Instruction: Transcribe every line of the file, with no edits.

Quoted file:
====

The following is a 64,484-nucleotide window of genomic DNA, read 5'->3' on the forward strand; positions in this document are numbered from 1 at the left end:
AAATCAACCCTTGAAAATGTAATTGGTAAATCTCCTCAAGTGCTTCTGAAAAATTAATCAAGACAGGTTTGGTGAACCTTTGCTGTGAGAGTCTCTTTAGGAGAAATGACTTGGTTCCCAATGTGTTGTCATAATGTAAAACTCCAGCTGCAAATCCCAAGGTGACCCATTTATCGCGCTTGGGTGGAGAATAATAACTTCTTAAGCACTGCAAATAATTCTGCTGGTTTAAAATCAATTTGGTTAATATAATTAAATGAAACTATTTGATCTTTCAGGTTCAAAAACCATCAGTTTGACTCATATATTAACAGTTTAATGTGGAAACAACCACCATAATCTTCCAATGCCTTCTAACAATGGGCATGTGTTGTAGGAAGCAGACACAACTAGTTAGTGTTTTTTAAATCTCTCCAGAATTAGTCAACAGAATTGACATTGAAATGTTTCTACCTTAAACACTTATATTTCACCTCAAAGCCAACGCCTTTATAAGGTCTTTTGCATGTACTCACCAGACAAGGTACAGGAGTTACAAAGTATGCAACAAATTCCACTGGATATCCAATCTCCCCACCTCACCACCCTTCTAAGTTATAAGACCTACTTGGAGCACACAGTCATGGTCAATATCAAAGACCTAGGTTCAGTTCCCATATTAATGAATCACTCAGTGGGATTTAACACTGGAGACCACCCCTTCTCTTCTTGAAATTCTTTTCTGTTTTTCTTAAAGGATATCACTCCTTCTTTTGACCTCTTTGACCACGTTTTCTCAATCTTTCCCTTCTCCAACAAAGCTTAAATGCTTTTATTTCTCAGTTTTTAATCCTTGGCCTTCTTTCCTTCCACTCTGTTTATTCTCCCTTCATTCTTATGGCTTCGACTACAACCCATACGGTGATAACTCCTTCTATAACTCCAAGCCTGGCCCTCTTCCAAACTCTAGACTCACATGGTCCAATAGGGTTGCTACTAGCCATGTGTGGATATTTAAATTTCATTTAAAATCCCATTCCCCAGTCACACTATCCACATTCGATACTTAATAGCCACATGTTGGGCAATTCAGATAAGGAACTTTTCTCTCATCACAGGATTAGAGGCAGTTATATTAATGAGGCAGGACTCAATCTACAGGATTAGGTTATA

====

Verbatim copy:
The following is a 64,484-nucleotide window of genomic DNA, read 5'->3' on the forward strand; positions in this document are numbered from 1 at the left end:
AAATCAACCCTTGAAAATGTAATTGGTAAATCTCCTCAAGTGCTTCTGAAAAATTAATCAAGACAGGTTTGGTGAACCTTTGCTGTGAGAGTCTCTTTAGGAGAAATGACTTGGTTCCCAATGTGTTGTCATAATGTAAAACTCCAGCTGCAAATCCCAAGGTGACCCATTTATCGCGCTTGGGTGGAGAATAATAACTTCTTAAGCACTGCAAATAATTCTGCTGGTTTAAAATCAATTTGGTTAATATAATTAAATGAAACTATTTGATCTTTCAGGTTCAAAAACCATCAGTTTGACTCATATATTAACAGTTTAATGTGGAAACAACCACCATAATCTTCCAATGCCTTCTAACAATGGGCATGTGTTGTAGGAAGCAGACACAACTAGTTAGTGTTTTTTAAATCTCTCCAGAATTAGTCAACAGAATTGACATTGAAATGTTTCTACCTTAAACACTTATATTTCACCTCAAAGCCAACGCCTTTATAAGGTCTTTTGCATGTACTCACCAGACAAGGTACAGGAGTTACAAAGTATGCAACAAATTCCACTGGATATCCAATCTCCCCACCTCACCACCCTTCTAAGTTATAAGACCTACTTGGAGCACACAGTCATGGTCAATATCAAAGACCTAGGTTCAGTTCCCATATTAATGAATCACTCAGTGGGATTTAACACTGGAGACCACCCCTTCTCTTCTTGAAATTCTTTTCTGTTTTTCTTAAAGGATATCACTCCTTCTTTTGACCTCTTTGACCACGTTTTCTCAATCTTTCCCTTCTCCAACAAAGCTTAAATGCTTTTATTTCTCAGTTTTTAATCCTTGGCCTTCTTTCCTTCCACTCTGTTTATTCTCCCTTCATTCTTATGGCTTCGACTACAACCCATACGGTGATAACTCCTTCTATAACTCCAAGCCTGGCCCTCTTCCAAACTCTAGACTCACATGGTCCAATAGGGTTGCTACTAGCCATGTGTGGATATTTAAATTTCATTTAAAATCCCATTCCCCAGTCACACTATCCACATTCGATACTTAATAGCCACATGTTGGGCAATTCAGATAAGGAACTTTTCTCTCATCACAGGATTAGAGGCAGTTATATTAATGAGGCAGGACTCAATCTACAGGATTAGGTTATA